The neutral cost recovery for structures and the reduction of the corporate income tax rate in the Blueprint have the strongest effect on the economy. The tax cuts increase the after-tax return to capital, so firms want to invest more and seek to finance the investment from the savings of the household sector. In order to induce households to save more, the real returns to equity and debt must increase. Correspondingly, the government must pay higher interest rates to entice the private sector to hold its debt. Given the increase in the debt in the wake of the COVID-19 pandemic, outlays became more sensitive to increases in interest rates.
Reductions in income taxes and the increased investment combine to raise labor hours, the capital stock, and total output. The increased economic activity generates new revenue, partially offsetting the reduction in revenue from the rate cuts. The dynamic effects increase revenues by about 15 percent to 20 percent of the static cuts. The increase in revenues relative to the static estimate occurs despite a lower tax burden on the private sector. With the tax rates in the Blueprint, the federal government takes a smaller slice of a bigger economic pie.
Table 1 shows revenues, outlays, surpluses, debt, and GDP under model equivalents of the Congressional Budget Office (CBO) baseline and the Blueprint’s proposals. The static estimate of the Blueprint’s proposals is calculated by applying the policies from the Blueprint and using the market prices and tax bases from the CBO baseline. Using model equivalents puts the different estimates on equal terms, allowing an apples-to-apples comparison of the static and dynamic effects, which are reported in the bottom half of Table 1.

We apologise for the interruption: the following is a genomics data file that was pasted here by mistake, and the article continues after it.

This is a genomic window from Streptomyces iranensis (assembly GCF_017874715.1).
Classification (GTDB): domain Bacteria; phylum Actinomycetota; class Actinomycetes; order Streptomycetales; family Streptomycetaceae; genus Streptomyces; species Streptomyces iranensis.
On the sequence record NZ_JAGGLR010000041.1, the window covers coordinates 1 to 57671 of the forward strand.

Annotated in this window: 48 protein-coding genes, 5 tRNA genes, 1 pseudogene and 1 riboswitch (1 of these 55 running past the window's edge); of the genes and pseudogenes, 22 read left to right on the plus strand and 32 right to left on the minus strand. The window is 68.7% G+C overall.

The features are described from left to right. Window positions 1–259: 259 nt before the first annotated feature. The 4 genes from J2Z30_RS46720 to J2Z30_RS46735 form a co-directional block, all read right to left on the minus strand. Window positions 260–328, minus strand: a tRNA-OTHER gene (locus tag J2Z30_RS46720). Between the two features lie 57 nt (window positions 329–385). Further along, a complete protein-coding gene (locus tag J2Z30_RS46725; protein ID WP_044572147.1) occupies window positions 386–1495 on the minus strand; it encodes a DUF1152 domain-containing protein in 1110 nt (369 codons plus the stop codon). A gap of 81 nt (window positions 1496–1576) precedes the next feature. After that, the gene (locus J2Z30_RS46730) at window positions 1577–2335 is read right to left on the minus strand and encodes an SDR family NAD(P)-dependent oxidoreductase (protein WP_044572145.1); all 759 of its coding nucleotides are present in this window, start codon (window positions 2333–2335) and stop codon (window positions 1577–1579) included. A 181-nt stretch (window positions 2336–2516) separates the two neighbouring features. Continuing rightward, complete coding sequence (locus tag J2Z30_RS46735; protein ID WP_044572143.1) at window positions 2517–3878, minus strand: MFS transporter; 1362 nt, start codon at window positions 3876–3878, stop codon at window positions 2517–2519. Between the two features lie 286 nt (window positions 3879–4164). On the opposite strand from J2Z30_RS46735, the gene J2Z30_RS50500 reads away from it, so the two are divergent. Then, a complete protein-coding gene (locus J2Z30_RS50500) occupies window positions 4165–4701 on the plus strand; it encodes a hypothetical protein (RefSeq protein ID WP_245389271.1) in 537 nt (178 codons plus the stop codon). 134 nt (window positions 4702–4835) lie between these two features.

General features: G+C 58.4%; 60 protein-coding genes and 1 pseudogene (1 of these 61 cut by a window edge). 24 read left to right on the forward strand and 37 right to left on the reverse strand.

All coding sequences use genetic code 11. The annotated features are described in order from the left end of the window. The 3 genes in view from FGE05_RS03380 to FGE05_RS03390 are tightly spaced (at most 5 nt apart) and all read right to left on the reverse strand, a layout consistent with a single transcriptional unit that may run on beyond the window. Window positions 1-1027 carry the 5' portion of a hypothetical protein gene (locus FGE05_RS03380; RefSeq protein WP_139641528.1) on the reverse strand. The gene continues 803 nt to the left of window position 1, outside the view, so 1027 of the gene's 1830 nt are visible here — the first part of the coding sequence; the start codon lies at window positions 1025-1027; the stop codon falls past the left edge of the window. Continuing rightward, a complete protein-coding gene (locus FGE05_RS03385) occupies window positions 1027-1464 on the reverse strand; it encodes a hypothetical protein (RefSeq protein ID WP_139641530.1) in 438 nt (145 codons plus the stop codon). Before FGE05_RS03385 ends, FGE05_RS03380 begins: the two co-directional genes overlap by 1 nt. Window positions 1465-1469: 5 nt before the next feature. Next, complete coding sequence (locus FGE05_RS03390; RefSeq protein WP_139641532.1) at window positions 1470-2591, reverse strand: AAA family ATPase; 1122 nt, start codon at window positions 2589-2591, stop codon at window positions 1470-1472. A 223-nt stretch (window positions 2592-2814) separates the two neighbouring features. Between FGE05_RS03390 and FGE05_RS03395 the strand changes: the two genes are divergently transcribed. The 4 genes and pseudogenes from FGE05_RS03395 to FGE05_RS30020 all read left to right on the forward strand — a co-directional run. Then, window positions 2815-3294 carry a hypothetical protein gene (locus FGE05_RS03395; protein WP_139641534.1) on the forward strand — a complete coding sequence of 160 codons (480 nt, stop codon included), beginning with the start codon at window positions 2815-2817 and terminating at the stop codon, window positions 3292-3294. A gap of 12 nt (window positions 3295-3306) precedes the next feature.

While debates over budgets often focus on the 10-year budget window, the proposed changes to the tax code in the Blueprint also have long-lasting effects. The transition to a new balanced growth path with a larger capital stock occurs over many years. Table 2 shows changes in key economic indicators estimated at the end of the 10-year window and over the long run at the new economic equilibrium.
In the new equilibrium, GDP is 5.88 percent higher than it would be under current law. Consumption, investment, capital, labor, and wages all continue to grow outside the 10-year window.
In the initial years, the cut in individual income taxes and the increased return to saving combine to increase labor supply, which pushes wages down relative to the model-equivalent baseline. However, wages rise over time as the larger capital stock makes workers more productive.